Covering the last decade of his life, this correspondence primarily documents McIlhenny's extensive social activities and the numerous friendships he cultivated in America and abroad. Many of the letters pertain to an exchange of invitations to dinner parties, cultural events, and vacation rendezvous, along with follow-up thank you notes. There are also numerous letters of thanks from McIlhenny for the many gifts he'd receive, ranging from a duck door knocker and jar of Col. Biddle's curry powder to having a star named after him as a Christmas gift in 1982. Knowing his interest in horticulture, long-time friends, such as Walter and Lee Annenberg, often sent plants and flowers. Based on the number of times received, orchids were McIlhenny's favorite. He also apparently enjoyed receiving cookbooks, and various foods, such as caviar, which he claimed to be his "favorite dish," and chocolate mints, which he described as his "fatal weakness." A number of museum colleagues and art dealers often sent McIlhenny exhibition catalogues, while other friends and acquaintances would send newspaper and magazine clippings, usually regarding Glenveagh. Letters written by McIlhenny's secretary informing correspondents of his death in the spring of 1986 are included as well as letters of condolence, including a photocopy of a telegram sent by President Ronald Reagan to the Philadelphia Museum of Art.
Some correspondence refers to McIlhenny's art collection and various organizational affiliations. Most are general inquiries and solicitations, or a mix of business with long-standing friendships. In both cases, appropriate cross-references were made. Some papers were transferred to other series. The only correspondence too numerous to cross-reference or transfer were requests to see or to borrow works of art from McIlhenny's collection. Almost every folder contains at least one visitor's request. The loan requests are less frequent, and McIlhenny refused most. (The many requests to which McIlhenny did agree are in the "Art collection" series). McIlhenny's personal letters of thanks to various individuals for their contributions to the Philadelphia Museum of Art are also included. The four folders at the end of the subseries each consist of multiple correspondents. "Australia" consists of thank you and other follow-up letters McIlhenny wrote upon return from his 1978 vacation down under. The letters in the "Thank you" folder are to friends identified by first name only. Most of the "To whom it may concern" correspondence pertains to employees of McIlhenny. The signatures to letters in the "Unidentified" folder were indecipherable.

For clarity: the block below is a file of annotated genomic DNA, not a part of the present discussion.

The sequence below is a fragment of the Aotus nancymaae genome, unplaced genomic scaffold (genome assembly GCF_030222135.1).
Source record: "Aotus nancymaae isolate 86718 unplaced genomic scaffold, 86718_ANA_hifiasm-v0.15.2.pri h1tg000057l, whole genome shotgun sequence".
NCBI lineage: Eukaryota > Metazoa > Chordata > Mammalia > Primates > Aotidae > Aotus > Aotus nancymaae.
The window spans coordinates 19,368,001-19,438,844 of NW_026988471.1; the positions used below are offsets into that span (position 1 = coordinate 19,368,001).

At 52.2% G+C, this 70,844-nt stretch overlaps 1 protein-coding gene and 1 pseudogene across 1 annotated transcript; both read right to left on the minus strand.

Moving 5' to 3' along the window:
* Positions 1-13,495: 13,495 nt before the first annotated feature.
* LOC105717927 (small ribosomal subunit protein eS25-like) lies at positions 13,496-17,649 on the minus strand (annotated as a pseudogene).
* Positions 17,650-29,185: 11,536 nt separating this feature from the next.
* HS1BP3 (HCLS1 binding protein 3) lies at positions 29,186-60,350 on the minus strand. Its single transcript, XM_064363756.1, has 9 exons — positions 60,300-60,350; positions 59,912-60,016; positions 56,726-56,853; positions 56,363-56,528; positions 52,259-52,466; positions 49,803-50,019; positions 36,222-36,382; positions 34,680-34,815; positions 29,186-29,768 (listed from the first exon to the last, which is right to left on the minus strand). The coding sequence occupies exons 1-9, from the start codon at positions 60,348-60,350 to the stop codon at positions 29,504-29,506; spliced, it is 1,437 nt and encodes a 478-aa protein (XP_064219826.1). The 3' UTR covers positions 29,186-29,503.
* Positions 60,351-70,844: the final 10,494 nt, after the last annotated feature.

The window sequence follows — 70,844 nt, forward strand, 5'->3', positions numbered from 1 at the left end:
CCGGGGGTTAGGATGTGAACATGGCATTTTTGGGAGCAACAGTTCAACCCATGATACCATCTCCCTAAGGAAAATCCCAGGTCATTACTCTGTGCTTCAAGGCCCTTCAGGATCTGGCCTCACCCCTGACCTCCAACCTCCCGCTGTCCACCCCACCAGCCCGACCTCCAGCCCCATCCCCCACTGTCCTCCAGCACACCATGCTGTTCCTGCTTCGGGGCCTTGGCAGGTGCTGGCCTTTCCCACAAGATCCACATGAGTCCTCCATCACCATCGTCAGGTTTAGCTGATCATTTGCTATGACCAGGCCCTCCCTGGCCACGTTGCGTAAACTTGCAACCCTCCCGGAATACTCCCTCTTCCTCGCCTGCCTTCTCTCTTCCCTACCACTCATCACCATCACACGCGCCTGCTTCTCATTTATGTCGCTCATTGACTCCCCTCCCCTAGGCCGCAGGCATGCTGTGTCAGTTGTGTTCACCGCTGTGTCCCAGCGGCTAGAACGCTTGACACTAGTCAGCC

The use of general alphabetical folders reflects the original filing system, as does the combining of "Philadelphia" and "Ireland" correspondence. During processing, however, any correspondent represented with at least ten items was filed individually.